During conventional CMP, a passivating layer is formed on the substrate surface by chemical reaction, as by etching or oxidizing agents in the slurry. The protruding regions of the passivated surface is then abraded by mechanical action and the abraded portions dissolved and carried away by the flowing slurry. The recessed regions are protected by the passivated layers during polishing and, hence, the removal rate at the recessed regions is low vis-à-vis the removal rate at the protruding portions thereby resulting in a relatively smooth surface.
It was found, however, that the formation of a relatively thick hardened oxide film caused by baking to achieve a hard, corrosion resistance surface, is incompatible with the chemical-mechanical mechanisms of CMP, in that the hard thickened oxide layer is much more difficult to remove than the thin passivating layer formed by chemical action. Accordingly, the CMP mechanisms are altered and the process becomes primarily one of abrasion during which relatively large jagged oxide pieces are gouged out of the baked oxide layer, causing surface defects. In addition, the torn oxide particles are difficult to dissolve and remove, leading to even more scratching. Deep scratches formed during this process are difficult to remove without the expenditure of excessive polish steps/cycle time.
Having discovered what is believed to be the source of the problem of surface defects attendant upon CMP hardened non-magnetic substrate, further experimentation was conducted. As a result, it was found that the surface oxide can be substantially removed, as by chemical treatment, e.g., with an acid, thereby providing a surface compatible with the passivation/abrasion mechanisms of conventional CMP. The inventive pretreatment technique effects removal or modification of the hard oxide layer without localized corrosion, e.g., pitting. Consequently, the resulting surface after CMP exhibits substantially reduced defects and an Ra of about 2 to about 3 Å, with an attendant increase in production throughput and yield. The inventive pretreatment also enabled recovery of ridgeline parts by re-baking, deoxidation and repolishing by CMP. Such ridgeline defects could not be remedied in accordance with conventional practices as they appeared after polishing during inspection and, hence, resulted in rejection. The present invention enables a significant reduction in ridgeline rejections by performing re-baking, deoxidation and repolishing.
Embodiments of the present invention, therefore, comprise electrolessly depositing a metallic layer on a non-magnetic substrate, such as Ni or Ni—P, and baking in air as at a temperature of about 240° C. to about 260° C., for about 30 minutes to about 60 minutes, e.g., about 245° C. for about 45 minutes, to form a thick hardened oxide coating greater than about 80 Å, e.g., about 80 Å to about 125 Å. The baked on oxide coating is then substantially removed, as by treatment with an acid, e.g., by acid soaking. Subsequently, CMP is performed to obtain a smooth surface.
The present invention is also applicable in situations wherein manufacturing processes performed on metal treatments alters the properties of the surface of the metal vis-à-vis the bulk of the metal prior to surface treatment, such as grinding or CMP. Such manufacturing process may involve treatment in an environment or with chemicals that chemically alter the surface of the metal vis-à-vis the bulk of the metal, or mechanical treatment, such as cold working, that alter the mechanical properties of the surface vis-à-vis the bulk of the metal. However, the subsequent surface treatments are designed or optimized for the bulk of the metal and, hence, the altered surface presents a less than optimum situation resulting in delayed production throughput, decreased yield and inferior products. The present invention addresses and solves such problems by removing the altered surface layer before subsequent surface treatment, or by modifying or replacing an altered surface layer, as by forming a thin passivation layer amenable to subsequent surface processing, e.g., CMP.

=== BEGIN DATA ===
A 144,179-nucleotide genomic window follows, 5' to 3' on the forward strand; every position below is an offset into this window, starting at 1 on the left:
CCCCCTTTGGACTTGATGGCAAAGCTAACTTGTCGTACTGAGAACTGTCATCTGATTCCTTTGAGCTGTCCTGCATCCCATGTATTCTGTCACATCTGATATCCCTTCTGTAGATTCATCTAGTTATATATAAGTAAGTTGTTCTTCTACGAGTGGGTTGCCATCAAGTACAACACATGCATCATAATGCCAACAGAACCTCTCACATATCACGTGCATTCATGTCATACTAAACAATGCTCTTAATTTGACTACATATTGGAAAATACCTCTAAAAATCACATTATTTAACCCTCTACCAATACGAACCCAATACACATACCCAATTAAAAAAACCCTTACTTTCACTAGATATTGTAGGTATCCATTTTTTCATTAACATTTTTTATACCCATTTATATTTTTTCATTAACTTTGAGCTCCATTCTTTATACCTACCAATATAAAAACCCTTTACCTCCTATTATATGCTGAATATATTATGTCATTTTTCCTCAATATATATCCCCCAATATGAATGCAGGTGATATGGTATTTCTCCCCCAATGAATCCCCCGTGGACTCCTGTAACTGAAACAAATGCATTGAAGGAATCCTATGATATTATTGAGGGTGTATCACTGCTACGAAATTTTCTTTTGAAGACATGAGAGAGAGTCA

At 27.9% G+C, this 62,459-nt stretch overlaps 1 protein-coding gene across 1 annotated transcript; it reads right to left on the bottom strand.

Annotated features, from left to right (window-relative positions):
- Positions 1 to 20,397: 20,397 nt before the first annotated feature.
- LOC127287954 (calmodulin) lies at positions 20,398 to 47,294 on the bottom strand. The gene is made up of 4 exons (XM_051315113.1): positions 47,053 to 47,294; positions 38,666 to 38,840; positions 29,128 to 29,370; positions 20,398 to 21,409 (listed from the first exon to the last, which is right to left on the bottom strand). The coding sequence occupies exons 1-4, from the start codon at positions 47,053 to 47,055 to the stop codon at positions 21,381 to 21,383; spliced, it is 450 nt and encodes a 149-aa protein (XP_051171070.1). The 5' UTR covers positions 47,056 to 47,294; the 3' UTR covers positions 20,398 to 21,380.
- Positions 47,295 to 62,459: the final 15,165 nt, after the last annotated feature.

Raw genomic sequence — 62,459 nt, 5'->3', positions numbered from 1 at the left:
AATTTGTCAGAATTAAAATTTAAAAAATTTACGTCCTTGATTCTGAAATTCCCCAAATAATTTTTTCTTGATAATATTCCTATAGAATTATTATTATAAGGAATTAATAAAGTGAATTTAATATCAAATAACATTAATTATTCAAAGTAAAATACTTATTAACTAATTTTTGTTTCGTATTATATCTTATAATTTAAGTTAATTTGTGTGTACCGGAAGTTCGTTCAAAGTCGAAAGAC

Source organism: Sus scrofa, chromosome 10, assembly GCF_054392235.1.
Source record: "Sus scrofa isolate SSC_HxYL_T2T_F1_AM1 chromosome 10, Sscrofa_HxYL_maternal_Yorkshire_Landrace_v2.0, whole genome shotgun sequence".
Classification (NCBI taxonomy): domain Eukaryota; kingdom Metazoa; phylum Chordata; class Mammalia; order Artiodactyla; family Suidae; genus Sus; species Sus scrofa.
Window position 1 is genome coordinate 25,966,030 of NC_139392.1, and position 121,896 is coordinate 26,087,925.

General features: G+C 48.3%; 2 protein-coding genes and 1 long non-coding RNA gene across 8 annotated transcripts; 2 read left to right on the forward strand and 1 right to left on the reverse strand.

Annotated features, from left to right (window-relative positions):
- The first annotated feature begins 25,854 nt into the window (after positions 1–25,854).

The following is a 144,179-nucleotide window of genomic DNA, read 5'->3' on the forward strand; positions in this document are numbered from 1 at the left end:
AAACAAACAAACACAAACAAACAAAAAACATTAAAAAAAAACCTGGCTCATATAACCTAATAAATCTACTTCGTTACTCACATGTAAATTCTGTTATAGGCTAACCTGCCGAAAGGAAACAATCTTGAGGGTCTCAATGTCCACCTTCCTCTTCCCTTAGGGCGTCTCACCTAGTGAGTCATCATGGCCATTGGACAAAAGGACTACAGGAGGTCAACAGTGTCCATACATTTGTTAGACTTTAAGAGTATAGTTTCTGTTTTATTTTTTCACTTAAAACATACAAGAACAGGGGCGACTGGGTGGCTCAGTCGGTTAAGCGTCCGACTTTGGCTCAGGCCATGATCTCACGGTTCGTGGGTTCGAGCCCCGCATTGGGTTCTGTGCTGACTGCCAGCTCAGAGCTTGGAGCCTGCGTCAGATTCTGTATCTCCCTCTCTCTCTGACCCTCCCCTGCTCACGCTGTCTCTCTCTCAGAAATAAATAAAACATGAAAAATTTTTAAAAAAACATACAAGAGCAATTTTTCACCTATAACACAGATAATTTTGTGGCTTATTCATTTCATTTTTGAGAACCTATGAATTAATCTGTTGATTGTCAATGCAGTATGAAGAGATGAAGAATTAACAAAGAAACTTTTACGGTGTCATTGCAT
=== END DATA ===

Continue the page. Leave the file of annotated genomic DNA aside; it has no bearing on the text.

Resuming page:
In practicing embodiments of the present invention, an appropriate acid and concentration can be selected in a particular situation depending upon factors, such as the nature of the particular oxide. Suitable acids include sulfuric acid and phosphoric acid. For example, in removing a hardened nickel oxide coating on a Ni—P surface of a non-magnetic substrate, was found suitable to soak in an acid bath containing a solution of sulfuric acid, phosphoric acid and deionized water, for about 1 minute to about 7 minutes, e.g., about 3 minutes to about 5 minutes, at a temperature of about 140° C. to about 180° C., e.g., about 160° C. It was found particularly suitable to remove a nickel oxide coating using a solution comprising up to 40% sulfuric acid, up to 55% phosphoric acid, the remainder deionized water. For example, a commercial solution E-10, available from Enthone-OMI, Inc. of Pleasanton, Calif., was found particularly suitable when diluted to 10% by volume-using deionized water. It should be recognized that not all acids will be effective with all oxide layers. For example, nitric acid was not found particularly suitable in removing a baked on nickel oxide layer on Ni—P in that pitting was encountered.
Embodiments of the present invention comprise removing the surface layer, e.g., the hardened oxide layer, by-acid soaking followed by water rinsing and surface treatment, e.g., performing CMP, while the substrate is wet. Other embodiments of the present invention include acid soaking, water scrubbing the surface, drying and then surface treating, e.g., performing CMP.
The exact mechanism operative in achieving a smooth, substantially defect free, surface in accordance with the present invention by etching a surface layer, such as a hardened oxide layer, prior to surface treatment, such as CMP, is not known with certainty. However, in the case of baked Ni—P coatings, it is believed that the oxidation technique of the present invention substantially removes the dense hard oxidation layer formed during baking. The oxidation layer is either removed permanently, or a new and more active surface layer, i.e., passivation layer, forms after etching before and/or during cleaning. This passivation layer is different in structure and chemistry from the hard baked on oxide layer and is easily removed during CMP without scratching. Basically, the removal of the hardened oxide layer renders the surface more amenable to the passivation-abrasion mechanism of conventional CMP.